Observations

The greatest lesson I learned from this book was the value of weekly developmental observations, coupled with “bite-sized action steps that allow a teacher to grow.” As the author notes: “you don’t get results by placing your best teachers strategically – you get them by coaching each and every teacher to do excellent work.” Finally, an alternative to pointless graded observations, where we are not judging where teachers are currently, but coaching them to improve student learning all the time.

Planning

Bambrick-Santoyo remarks that too often teachers receive “insufficient guidance” in planning, particularly at the start of their careers. Much more, it is suggested, ought to be centralised, and planned according to “assessment”, which is labelled the “roadmap to rigour.”

Training

Quite simply, with professional development: “increasing student achievement is the ultimate goal… if PD isn’t changing how our students learn, it’s useless.” Bambrick-Santoyo posits that “effective PD must start by answering a basic question: what will teachers be able to do at the end of this session?” The benefits of this are maximised by building in time to make the PD relevant to current practice: “giving teachers time to apply their learning is the difference between an engaging afternoon and sustained improvement in instruction.”

Pupil ethos

It is hard to argue with the assertion that “in schools with strong cultures, students receive a continual message that nothing is as important – or as engaging – as learning.” Bambrick-Santoyo advises that the top leaders “transform their vision into meticulously built systems.”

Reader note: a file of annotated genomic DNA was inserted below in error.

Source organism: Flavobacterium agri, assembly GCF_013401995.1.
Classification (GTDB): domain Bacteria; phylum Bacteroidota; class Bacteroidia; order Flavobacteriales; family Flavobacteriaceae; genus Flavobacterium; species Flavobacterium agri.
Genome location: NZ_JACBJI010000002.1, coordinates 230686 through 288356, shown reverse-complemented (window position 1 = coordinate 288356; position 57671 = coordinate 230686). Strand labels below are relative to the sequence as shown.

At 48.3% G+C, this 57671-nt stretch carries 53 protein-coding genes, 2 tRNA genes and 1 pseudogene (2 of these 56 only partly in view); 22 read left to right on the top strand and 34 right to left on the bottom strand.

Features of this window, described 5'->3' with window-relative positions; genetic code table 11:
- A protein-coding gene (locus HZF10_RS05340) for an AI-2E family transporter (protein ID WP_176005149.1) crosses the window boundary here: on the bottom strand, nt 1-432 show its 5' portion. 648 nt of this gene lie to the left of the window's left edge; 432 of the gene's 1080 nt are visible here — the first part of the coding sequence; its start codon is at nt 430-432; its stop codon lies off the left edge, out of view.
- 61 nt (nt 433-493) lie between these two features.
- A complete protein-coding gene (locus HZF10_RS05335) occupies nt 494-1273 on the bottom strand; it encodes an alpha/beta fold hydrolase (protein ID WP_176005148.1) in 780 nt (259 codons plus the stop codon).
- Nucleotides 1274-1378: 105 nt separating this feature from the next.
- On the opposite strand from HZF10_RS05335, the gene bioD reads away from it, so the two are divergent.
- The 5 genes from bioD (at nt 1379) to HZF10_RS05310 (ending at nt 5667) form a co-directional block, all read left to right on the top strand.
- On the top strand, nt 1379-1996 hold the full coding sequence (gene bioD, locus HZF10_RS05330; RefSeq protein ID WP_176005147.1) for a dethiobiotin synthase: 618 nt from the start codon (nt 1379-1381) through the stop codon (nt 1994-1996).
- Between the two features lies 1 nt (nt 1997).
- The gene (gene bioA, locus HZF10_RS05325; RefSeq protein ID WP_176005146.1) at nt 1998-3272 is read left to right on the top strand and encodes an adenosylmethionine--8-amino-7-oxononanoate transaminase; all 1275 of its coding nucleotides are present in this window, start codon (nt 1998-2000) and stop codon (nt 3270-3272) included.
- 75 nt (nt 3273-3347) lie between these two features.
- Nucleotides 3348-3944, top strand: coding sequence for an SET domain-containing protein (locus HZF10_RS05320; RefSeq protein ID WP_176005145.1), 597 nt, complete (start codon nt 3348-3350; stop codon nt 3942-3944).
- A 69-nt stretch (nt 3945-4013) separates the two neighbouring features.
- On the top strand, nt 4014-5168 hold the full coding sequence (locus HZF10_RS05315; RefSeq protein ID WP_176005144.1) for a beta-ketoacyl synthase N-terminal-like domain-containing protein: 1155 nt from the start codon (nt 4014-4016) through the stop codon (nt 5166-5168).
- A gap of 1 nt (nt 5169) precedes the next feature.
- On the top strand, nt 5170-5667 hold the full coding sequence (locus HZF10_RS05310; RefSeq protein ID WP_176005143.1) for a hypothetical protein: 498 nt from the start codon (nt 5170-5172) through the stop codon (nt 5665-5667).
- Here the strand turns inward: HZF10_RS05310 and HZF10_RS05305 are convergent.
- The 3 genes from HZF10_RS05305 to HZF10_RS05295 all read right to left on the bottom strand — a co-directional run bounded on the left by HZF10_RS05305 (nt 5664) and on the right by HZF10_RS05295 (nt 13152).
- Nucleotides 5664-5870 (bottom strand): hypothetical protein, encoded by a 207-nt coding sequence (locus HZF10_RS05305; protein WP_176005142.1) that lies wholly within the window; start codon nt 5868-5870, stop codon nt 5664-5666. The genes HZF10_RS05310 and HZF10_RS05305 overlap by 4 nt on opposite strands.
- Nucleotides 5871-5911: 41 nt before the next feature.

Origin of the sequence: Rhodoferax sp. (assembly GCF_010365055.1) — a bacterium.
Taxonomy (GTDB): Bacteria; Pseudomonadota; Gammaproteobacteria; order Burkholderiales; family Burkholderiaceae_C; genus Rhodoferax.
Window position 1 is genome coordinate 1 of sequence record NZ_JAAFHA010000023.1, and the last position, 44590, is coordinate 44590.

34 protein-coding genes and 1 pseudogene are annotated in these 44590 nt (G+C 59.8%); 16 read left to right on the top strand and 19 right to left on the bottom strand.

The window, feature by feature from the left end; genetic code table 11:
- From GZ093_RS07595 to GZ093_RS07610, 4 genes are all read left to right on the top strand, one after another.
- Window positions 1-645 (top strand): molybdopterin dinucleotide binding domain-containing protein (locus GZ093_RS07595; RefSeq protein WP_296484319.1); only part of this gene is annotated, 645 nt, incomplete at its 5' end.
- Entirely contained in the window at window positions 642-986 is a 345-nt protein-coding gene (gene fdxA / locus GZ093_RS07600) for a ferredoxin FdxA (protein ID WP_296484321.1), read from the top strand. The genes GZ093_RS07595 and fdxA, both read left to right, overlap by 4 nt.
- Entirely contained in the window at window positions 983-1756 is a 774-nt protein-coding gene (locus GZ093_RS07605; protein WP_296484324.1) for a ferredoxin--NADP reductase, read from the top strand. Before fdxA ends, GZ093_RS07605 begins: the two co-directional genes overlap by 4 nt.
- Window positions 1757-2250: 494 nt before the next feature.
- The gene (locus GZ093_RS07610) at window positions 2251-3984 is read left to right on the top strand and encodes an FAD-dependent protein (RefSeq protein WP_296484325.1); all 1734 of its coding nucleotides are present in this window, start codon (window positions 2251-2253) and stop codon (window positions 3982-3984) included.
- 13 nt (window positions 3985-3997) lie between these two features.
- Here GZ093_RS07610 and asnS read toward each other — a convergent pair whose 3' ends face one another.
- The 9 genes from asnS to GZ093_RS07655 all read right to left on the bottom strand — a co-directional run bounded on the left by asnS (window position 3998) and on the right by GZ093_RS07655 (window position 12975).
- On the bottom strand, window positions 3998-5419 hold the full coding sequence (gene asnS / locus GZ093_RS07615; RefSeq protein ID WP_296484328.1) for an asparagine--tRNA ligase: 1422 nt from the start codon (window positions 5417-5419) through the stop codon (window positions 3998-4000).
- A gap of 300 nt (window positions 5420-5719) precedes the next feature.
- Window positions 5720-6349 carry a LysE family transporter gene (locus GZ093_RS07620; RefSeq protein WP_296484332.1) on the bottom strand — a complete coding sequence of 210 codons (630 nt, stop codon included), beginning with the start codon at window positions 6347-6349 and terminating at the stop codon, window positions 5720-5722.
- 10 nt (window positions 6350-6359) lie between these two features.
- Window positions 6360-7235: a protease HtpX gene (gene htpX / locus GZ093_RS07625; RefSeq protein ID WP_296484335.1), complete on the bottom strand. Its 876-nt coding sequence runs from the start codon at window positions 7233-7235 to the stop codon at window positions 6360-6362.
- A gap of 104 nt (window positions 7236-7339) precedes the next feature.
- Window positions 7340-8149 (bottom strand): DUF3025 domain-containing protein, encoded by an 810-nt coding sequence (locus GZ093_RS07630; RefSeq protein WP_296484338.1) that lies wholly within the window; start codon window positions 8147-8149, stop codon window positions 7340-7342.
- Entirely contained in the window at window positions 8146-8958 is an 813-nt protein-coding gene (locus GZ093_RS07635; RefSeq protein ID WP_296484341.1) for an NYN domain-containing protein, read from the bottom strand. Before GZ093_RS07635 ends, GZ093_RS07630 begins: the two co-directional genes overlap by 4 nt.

Staff culture

The culture of the school needs to be embodied by both staff and students, and care must be taken of teachers: “when teachers are out with friends or family, what do you want them to say about your school? How do you want them to feel?” The author advises being careful to pick up non-verbal signs from teachers, as not everything (anything?) is captured in formal surveys. Interestingly, Bambrick-Santoyo notes that: “it’s imperative that a leader confront warning signs as they come. Initially, if a teacher seems disengaged during professional development, a leader may be tempted to let it go; perhaps the teacher’s having a bad day… Yet unless it is addressed immediately, it is likely to weaken your culture.” We must always be vigilant to uphold our school culture; one small chink can undermine the entire organisation. The best way to reinforce culture is to continually reference the school’s mission: “by emphasising a common mission, the leader creates an internal motivation to work harder rather than imposing yet another external incentive to perform.”

Yet this is clearly not a blueprint we can pick up and apply to any school indiscriminately. Only those who are observant and have great listening skills will pick up on how to implement these ideas effectively for the context in which they find themselves.

Not only that, it is clear to me that leadership is about vision, and it is only when you harness the belief and motivation of the whole staff body to buy into that vision do these aspects work most effectively: as Bambrick-Santoyo states, “the core principle of a staff culture turnaround is that teachers need to know the school’s core mission… and must be unified in putting it into practice.” But I am not sure it is a book that will tell you how to have a vision, or how you can inspire others to believe in it: that can only come from your own beliefs, which are often informed by experience. And if you can’t imagine what is possible, you need to see a great school in action. And, of course, if you can’t work out why all kids deserve that then it’s not a book you’re in need of.

So far, this series has explored leadership, curriculum, assessment and teaching. The final post will be on school ethos.